Washington issues new Iran sanctions after missile test

Tensions between United States and Iran centre primarily on landmark July 2015 agreement.

US national security adviser Michael Flynn stands with K.T. McFarland, deputy national security adviser, before speaking at the White House, in Washington, on February 1st. (AP)


2017/02/05 Issue: 92 Page: 17


The Arab Weekly
Ed Blanche



Beirut - Iran’s test-firing of a new me­dium-range ballistic missile a little over a week after US President Donald Trump took office bore all the signs of being a direct challenge to his untested administration, which has made its hostility towards Iran abundantly clear.

The White House took a tough line, with national security adviser Michael Flynn warning in a state­ment: “Iran is now feeling embold­ened. As of today, we are officially putting Iran on notice.”

That “notice” was given teeth February 3rd when the US Treas­ury Department announced sanc­tions against several companies and individuals in Iran and China that the Trump administration said were supporting Tehran’s ballis­tic missile programme and the Is­lamic Revolutionary Guards Corps (IRGC). The sanctions bar American or US-based companies from doing businesses with those named by the Treasury Department.

Those sanctioned include Iranian businessman Abdollah Asgharza­deh — already under other US pen­alties — along with several Chinese companies and suppliers, mainly the Cosailing Business Trading Company in Qingdao. Other groups named include the Rostanian net­work based in the Gulf region and Lebanon-based Hasan Dehghan Ebrahimi, identified as an IRGC of­ficial whose business the Treasury said launders money and goods for Hezbollah.

The UN Security Council met in emergency session on January 31st — two days after Iran’s missile test — at the United States’ behest, to discuss the launch. Trump’s new UN ambassador, Nikki Haley, fierce­ly denounced Iran’s actions.

“The United States is not naive,” she said after the closed meeting. “We’re not going to stand by. You’re going to see us call them out as we said we would, and you’re going to see us act accordingly.”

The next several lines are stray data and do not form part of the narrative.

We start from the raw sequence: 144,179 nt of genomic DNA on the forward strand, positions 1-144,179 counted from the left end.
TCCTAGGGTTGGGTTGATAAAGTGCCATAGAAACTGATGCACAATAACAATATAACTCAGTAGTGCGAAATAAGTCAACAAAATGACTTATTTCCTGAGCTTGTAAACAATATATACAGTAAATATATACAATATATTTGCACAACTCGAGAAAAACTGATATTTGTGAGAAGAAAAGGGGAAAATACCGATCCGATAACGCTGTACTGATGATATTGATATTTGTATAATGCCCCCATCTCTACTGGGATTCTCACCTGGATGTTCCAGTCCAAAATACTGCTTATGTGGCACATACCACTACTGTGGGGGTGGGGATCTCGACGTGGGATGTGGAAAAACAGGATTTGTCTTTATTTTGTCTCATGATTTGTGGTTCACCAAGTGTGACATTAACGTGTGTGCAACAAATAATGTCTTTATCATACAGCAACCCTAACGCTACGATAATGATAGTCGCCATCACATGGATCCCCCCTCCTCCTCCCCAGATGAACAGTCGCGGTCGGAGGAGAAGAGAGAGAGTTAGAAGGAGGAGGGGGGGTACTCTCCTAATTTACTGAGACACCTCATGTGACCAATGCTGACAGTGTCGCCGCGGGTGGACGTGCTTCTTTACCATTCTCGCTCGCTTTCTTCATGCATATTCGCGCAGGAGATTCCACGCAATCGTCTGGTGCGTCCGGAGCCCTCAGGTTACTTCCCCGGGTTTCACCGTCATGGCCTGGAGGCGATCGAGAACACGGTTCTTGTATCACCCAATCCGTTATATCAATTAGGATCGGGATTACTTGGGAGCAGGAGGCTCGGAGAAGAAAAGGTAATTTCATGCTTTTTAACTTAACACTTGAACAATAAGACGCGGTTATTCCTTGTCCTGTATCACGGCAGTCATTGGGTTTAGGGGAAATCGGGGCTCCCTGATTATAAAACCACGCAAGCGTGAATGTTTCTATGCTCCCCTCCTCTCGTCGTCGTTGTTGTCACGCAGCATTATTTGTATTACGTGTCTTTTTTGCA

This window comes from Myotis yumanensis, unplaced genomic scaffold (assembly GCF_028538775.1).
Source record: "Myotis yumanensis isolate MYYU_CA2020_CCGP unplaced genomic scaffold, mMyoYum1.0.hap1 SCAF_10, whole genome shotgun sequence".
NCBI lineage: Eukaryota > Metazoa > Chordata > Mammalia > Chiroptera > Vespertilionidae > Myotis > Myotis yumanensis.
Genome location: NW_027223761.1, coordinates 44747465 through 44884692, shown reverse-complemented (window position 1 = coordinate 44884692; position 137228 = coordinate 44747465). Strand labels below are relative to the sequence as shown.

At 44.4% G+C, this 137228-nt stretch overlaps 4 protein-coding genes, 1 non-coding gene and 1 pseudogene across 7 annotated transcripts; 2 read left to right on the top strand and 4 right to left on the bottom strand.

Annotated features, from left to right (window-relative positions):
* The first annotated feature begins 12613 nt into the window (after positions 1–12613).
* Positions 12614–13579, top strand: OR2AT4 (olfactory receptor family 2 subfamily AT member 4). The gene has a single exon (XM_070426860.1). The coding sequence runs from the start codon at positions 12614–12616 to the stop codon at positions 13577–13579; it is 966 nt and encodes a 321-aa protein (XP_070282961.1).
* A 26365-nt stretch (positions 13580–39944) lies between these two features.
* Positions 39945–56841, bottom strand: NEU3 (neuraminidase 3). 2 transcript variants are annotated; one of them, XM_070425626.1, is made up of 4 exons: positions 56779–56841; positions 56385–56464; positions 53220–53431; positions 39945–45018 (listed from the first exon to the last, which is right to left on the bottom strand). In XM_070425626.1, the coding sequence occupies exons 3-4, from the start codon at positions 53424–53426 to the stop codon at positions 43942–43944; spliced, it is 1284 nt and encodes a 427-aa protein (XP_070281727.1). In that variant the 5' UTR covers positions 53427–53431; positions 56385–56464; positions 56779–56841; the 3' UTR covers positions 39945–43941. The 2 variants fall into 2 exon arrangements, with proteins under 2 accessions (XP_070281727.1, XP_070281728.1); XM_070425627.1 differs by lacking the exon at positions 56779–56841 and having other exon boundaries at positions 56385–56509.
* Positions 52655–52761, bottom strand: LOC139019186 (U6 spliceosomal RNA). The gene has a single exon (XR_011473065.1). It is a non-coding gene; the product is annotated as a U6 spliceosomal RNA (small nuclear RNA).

The test flight, confirmed Febru­ary 1st by Iranian Defence Minis­ter Brigadier-General Hossein De­hghan, was carried out two days after Trump issued an executive order banning refugees and the na­tionals of seven Muslim countries, including Iran, from entering the United States. That mandate raised an international uproar.

US satellites monitored the launch of a Khorramshahr missile at the Semnan test centre, south of Tehran on the edge of Iran’s central Great Salt Desert. US officials said the missile flew 1,010km before it blew up.

Tensions between the United States and Iran centre primarily on the landmark July 2015 agreement between US-led global powers and the Islamic Republic in which Teh­ran agreed to curtail its contentious nuclear programme in return for the removal of crippling economic sanctions.

During his election campaign, Trump, along with the Israelis, re­peatedly attacked the accord nego­tiated by his predecessor, Barack Obama, as a “catastrophe” because it only delays Iran’s nuclear pro­gramme rather than terminating it.

He declared: “My No. 1 priority is to dismantle the disastrous deal with Iran.” He seeks to renegoti­ate it to include an outright ban on Iran’s missile development.

The 2015 accord did not include Iran’s extensive ballistic missile programme, under which it has amassed an arsenal of weapons and is constantly improving their range, destructive power and ac­curacy. Tehran only agreed to sign the accord if it did not include such a stricture.

UN Security Council Resolution 2231, which accompanied the agree­ment and took effect July 20th, 2015, barred Iran from conducting ballistic missile tests for eight years. It also said Iran “is called upon not to undertake any activity related to ballistic missiles designed to be capable of delivering nuclear weap­ons, including launches using such ballistic missile technology”.

In a January 6th report on friction between the United States and Iran on the implementation of the 2015 agreement, the Brussels-based In­ternational Crisis Group observed that the pact remains vulnerable and that missile tests worsen pros­pects that it might unravel.

This, it avowed, is because the pact has “not yet begun to trans­form the enmity between Iran and the US, leaving it exposed to an un­stable political environment”.

It added: “Political infighting in Tehran and volatility in Washing­ton deepen uncertainties.

“The most consequential politi­cal wild card remains the US Con­gress, where hostility towards Iran runs deep, and new sanctions are being considered.

“This is because of concerns over Iran’s regional resurgence and ballistic missile tests, but the accord could not have been nego­tiated successfully if those issues had been on the table,” the group stressed.

“Today they constitute the pri­mary threat to its successful im­plementation.”

Iran insists that it is not devel­oping nuclear weapons; therefore there can be no justification for pressing it to halt its ballistic pro­gramme.

Iran considers its growing mis­sile arsenal — Western estimates put it at 200 weapons of various types — as its main strategic deter­rence.

Some of its missiles are under­stood to be capable of reaching Israel, which on January 18th an­nounced the deployment of its first batteries of Arrow-3 intercep­tor missiles, its first line of defence against ballistic weapons.


Ed Blanche has covered Middle East affairs since 1967. He is the Arab Weekly analyses section editor.


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